Workplace automation is ready to take over jobs and will directly displace a large percentage of workers. While sometimes used interchangeably Automation is completely different than Artificial Intelligence (AI) and because the two terms are used interchangeably it may make it more difficult most folks to plan and understand how the nature of work may evolve. Automation is simply the automatic control of a process and has been around for over a century dating back to the industrial revolution. While a large percentage of workers will soon be displaced by automation, this will only affect those workers that are accomplishing repetitive predictable processes. So why is this revolution of automation different versus previous
There have been two notable workplace automation revolutions. The first wave of Automation was the invention of machines that ran on fossil fuels in the late 1800s during the Industrial Revolution. These rigid machines were great at accomplishing the same exact thing over and over again. However, they served a specific purpose, could not operate with any level of precision and required significant investment to get started. The second revolution of Automation occurred in the 1960s to 1980s where the invention of the computer helped drive the increase in precision applications and machines such as robotic arms and laser cutting machines that could be used for multiple applications and could be reprogrammed in a relatively short time to accomplish different tasks.
The 3rd Automation wave that is starting because now these computers have advanced in processing capability and now incorporate machine learning abilities. According to Arthur Samuel, Machine Learning gives computers the ability to learn without being explicitly programmed. Think of this as humans can give a robot a rough outline of a process and then the robot can adapt to any small variance in that process to accomplish the assigned tasks. For example, a robotic arm could learn how to pick up several different items by using its sensors and then remember that same item later to accomplish the task quickly without deep analysis.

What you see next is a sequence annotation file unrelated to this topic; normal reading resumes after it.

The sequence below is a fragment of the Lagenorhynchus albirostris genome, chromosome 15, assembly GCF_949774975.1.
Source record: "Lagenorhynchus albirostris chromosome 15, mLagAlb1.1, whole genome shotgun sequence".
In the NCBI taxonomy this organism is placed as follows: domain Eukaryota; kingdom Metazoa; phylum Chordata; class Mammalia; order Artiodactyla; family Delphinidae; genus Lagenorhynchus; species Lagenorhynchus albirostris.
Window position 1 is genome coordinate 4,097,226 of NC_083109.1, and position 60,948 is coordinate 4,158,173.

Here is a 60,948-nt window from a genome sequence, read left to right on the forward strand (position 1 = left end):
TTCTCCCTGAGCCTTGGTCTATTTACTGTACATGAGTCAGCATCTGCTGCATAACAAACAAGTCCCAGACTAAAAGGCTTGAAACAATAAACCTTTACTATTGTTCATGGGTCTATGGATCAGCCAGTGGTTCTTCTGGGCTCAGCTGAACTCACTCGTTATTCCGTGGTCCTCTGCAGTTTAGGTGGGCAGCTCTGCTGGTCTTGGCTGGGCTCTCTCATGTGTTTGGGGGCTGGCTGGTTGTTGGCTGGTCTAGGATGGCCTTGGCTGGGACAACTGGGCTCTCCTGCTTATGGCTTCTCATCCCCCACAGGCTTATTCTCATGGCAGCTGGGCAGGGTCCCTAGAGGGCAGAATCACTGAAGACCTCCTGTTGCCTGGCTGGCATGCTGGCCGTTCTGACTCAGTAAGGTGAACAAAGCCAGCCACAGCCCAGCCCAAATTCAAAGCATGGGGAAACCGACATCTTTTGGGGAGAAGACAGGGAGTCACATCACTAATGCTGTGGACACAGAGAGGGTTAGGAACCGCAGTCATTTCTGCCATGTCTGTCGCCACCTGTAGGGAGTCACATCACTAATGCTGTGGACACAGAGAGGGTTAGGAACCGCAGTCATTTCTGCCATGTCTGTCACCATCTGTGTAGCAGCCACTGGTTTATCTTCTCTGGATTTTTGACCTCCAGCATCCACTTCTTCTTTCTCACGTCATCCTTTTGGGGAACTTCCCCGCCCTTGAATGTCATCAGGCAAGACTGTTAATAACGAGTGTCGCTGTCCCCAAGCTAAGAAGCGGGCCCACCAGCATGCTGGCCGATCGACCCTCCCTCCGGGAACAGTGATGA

Up until today, humans were still needed to accomplish basic repetitive processes such as packing boxes, driving cars or flipping burgers at fast food restaurants because of subtle nuances that need to be negotiated in these processes. For example, when packing boxes for an e-retailer, associates must manipulate several different products that vary in size and shape. The overall process to pack a box is the same, but each job requires associates to manipulate objects differently each time to make them fit in the box. One can see how this same logic also applies to vehicles negotiating the road and flipping burgers.
When robotics are equipped with machine learning computers, they can now recognize these different nuances and “solve a problem” to meet the desired result. These actions are no different than a human that accomplishes these processes and more importantly these robots can work more than 40 hours a week and don’t need sick days or vacation.
It is important to note that this does not mean that these automation driven systems will be able to learn from nothing; these processes will require significant human programming in order for these machine learning algorithms to do their job. Machine learning is not AI. AI is the theory that computer systems will eventually be able to accomplish what human thought can currently accomplish. I do not believe that the total takeover of computers is on the horizon, but this still means a significant number of people will be displaced from their existing jobs.
If you are currently in a job where you accomplish these repetitive slightly nuanced tasks, now is the time to start learning something new. Please note this does not mean paying a bunch of money to go back to college for another degree. The college school system routinely lags behind new technologies so it would be a waste of your time and money. You have the wealth of information at your fingertips via the internet so spend a little time each week learning about a new subject that may interest you. Now is the time to start thinking about how to posture yourself for the future and find something that you are passionate about that does not involve repetitive tasks. In upcoming articles, I will be discussing ways to become agile in your life so when automation driven by machine learning becomes common you can be resilient and stay competitive in the marketplace.